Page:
The demonstration began downtown at Westlake Plaza (site of the first D/OS camp) before traveling up to Capitol Hill to meet a second group at Seattle Central Community College (the second site of the camp). On the way up the hill, the march passed several cops guarding the Nike Town that was spectacularly attacked on May Day.
After leaving Capitol Hill, the march then continued on towards the Central District, passing the heavily barricaded East Precinct police station, where a formation of cops in riot gear and on horses stood looking foolishly robotic in the lovely late afternoon sunshine.

After passing through Capitol Hill, the march headed for the historically black and rapidly gentrifying Central District. There they were met with considerable support from those who are all too familiar with police harassment.
In contrast to other recent marches in Seattle, which seemed to aim mostly for a spectacular effect, this demonstration focused specifically on the dissemination of information about the raid. Demonstrators distributed thousands of copies of at least four different flyers to curious passersby. People left leaflets on cars, gave them to those dining in restaurants, and briefly explained what was happening to people who emerged from their homes along the march route.

The march also passed by The Wildcat (the anarchist social center) and the corner of 24th and Cherry, the sight of the 3-month-old Food For Everyone communal barbeque and food distribution. Anti-police chants carried the day, and the general feeling was one of solidarity against state aggression. Meanwhile, several dozen bike cops trailed the march, along with at least one police van.

As the demo passed Horace Mann school on Cherry between 23rd Ave and MLK, two suspicious characters in black bloc were identified as undercover officers and ousted from the march. They left without much protest after being questioned about their reasons for attending the march. Though there had been a call for a bloc online in the comment section of the Puget Sound Anarchists website, most demonstrators had their faces uncovered. Thus, the two stuck out like sore thumbs, looking like they bought their costumes at Halloween Adventure. They had random splotches of red and pink paint on their clothes and strips of hot pink duct tape to distinguish them from others in the march. (FYI, having these sorts of easily identifiable markers is contrary to the point of dressing in black bloc but would easily distinguish an undercover in the midst of a black bloc.)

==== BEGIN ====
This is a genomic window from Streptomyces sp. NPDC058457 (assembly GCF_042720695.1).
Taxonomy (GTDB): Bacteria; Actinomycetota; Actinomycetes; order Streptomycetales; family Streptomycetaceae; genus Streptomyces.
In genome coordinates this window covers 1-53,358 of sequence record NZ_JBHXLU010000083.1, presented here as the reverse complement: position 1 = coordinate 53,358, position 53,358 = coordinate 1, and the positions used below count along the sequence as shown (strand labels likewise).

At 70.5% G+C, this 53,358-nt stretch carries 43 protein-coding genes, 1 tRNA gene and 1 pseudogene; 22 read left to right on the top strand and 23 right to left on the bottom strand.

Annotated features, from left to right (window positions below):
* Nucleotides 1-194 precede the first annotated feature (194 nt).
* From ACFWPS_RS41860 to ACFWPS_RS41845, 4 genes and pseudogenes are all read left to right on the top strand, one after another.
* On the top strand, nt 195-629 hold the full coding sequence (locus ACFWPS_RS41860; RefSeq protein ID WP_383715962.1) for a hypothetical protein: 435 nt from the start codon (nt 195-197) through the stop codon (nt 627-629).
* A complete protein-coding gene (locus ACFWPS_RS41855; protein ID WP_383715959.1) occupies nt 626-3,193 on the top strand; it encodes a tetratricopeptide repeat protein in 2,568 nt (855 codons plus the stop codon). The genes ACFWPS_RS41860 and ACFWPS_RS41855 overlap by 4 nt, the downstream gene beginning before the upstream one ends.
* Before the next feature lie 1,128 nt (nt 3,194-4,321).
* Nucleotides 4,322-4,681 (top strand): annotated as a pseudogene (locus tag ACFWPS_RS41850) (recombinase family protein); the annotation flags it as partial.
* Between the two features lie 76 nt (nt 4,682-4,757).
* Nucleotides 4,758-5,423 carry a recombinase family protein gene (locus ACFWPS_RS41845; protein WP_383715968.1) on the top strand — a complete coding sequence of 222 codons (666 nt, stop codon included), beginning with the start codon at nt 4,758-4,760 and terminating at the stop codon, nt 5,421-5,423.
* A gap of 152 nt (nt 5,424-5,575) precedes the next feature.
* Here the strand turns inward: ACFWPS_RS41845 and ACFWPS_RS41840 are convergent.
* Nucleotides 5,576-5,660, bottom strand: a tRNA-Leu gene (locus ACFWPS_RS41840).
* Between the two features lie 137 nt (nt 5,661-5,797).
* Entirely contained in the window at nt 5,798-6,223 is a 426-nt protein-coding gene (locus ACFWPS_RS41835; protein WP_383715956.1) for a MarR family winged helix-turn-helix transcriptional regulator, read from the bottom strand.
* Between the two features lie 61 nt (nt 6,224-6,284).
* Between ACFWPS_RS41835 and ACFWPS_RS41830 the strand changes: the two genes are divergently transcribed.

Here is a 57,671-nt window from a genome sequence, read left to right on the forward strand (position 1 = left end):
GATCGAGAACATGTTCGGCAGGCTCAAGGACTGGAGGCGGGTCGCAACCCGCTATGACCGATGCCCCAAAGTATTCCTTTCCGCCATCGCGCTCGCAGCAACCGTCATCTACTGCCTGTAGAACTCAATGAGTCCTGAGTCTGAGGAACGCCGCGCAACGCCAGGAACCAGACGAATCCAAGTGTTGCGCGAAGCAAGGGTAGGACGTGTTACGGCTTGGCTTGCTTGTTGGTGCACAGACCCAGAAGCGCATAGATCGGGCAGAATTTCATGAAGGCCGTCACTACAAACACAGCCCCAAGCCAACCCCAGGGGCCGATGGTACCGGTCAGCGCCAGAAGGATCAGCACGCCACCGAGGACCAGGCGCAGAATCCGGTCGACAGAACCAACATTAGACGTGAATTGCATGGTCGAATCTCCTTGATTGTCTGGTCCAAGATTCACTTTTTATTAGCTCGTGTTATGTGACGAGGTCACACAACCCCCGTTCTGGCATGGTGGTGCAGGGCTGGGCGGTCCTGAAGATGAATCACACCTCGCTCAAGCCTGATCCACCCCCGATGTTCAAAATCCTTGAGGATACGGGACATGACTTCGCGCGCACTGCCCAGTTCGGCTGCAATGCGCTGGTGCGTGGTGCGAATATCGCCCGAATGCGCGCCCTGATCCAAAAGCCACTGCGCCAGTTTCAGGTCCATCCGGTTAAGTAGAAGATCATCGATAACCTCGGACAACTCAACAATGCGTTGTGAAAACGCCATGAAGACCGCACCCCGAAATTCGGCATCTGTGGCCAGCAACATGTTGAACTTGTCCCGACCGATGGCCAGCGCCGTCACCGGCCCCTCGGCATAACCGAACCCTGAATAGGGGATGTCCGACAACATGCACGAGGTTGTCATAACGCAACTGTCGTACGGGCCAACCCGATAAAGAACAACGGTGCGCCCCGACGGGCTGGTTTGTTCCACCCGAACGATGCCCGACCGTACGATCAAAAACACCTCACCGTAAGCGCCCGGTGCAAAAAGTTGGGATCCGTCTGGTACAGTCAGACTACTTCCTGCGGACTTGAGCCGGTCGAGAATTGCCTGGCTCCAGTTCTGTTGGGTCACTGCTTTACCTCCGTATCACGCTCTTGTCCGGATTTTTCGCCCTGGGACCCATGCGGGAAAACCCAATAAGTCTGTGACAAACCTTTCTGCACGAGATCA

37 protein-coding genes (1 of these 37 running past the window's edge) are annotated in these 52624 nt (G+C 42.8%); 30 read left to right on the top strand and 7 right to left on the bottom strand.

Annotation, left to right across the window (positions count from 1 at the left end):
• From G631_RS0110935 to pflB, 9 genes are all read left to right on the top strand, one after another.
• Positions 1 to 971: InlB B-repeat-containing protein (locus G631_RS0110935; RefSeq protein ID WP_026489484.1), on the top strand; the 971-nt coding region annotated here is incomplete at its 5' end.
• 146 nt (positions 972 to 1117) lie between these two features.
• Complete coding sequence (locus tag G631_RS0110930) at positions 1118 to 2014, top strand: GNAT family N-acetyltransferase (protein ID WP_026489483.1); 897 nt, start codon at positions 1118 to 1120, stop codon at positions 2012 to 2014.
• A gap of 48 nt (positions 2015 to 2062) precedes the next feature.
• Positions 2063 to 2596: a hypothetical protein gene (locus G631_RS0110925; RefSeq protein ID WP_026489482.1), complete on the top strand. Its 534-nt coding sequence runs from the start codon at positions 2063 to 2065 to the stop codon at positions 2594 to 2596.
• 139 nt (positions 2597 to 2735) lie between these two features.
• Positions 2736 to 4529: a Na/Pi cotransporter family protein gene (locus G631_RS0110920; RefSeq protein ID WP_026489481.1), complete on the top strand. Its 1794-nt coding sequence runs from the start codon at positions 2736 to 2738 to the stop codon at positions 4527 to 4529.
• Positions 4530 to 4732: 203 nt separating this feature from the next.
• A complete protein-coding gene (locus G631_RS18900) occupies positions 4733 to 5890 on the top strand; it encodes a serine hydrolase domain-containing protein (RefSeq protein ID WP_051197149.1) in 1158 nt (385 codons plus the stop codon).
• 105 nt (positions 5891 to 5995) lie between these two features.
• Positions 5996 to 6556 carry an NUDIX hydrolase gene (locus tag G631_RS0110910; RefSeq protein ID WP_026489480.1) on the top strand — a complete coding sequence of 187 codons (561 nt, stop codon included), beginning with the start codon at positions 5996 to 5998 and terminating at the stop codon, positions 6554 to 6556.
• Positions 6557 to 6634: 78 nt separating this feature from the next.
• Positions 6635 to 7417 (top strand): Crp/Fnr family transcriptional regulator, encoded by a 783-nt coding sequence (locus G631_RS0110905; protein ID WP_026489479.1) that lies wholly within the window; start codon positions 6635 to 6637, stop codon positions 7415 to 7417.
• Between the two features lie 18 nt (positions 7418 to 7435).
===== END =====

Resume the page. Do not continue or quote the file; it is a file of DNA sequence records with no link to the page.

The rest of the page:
Later, two other suspected undercovers were approached by angry demonstrators. Eventually it was determined that because nothing but chanting and flyering was going on, and there was already a great number of cops tailing the march, it made more sense to ignore the suspected undercovers and continue on. One eventually left and the other (who had been quite angry at being bad-jacketed) stayed until the end.

The demo ended at the Douglass-Truth Library at Yesler and 23rd with a rally and a few speeches decrying repression and gentrification. [According to the above KIRO TV report, which also incorrectly states that the raid happened a month ago, the march continued downtown after this point--this author missed this part of the march if it happened.] Here, the main target of the police raid urged the demonstrators to continue “attacking” the system and identified the Food For Everyone project, the Wildcat anarchist space, and the Everything For Everyone Festival as “attacks.” This is indeed a good time to focus on spreading networks of complicity in the project of revolt so as to avoid becoming isolated and easy targets of repression.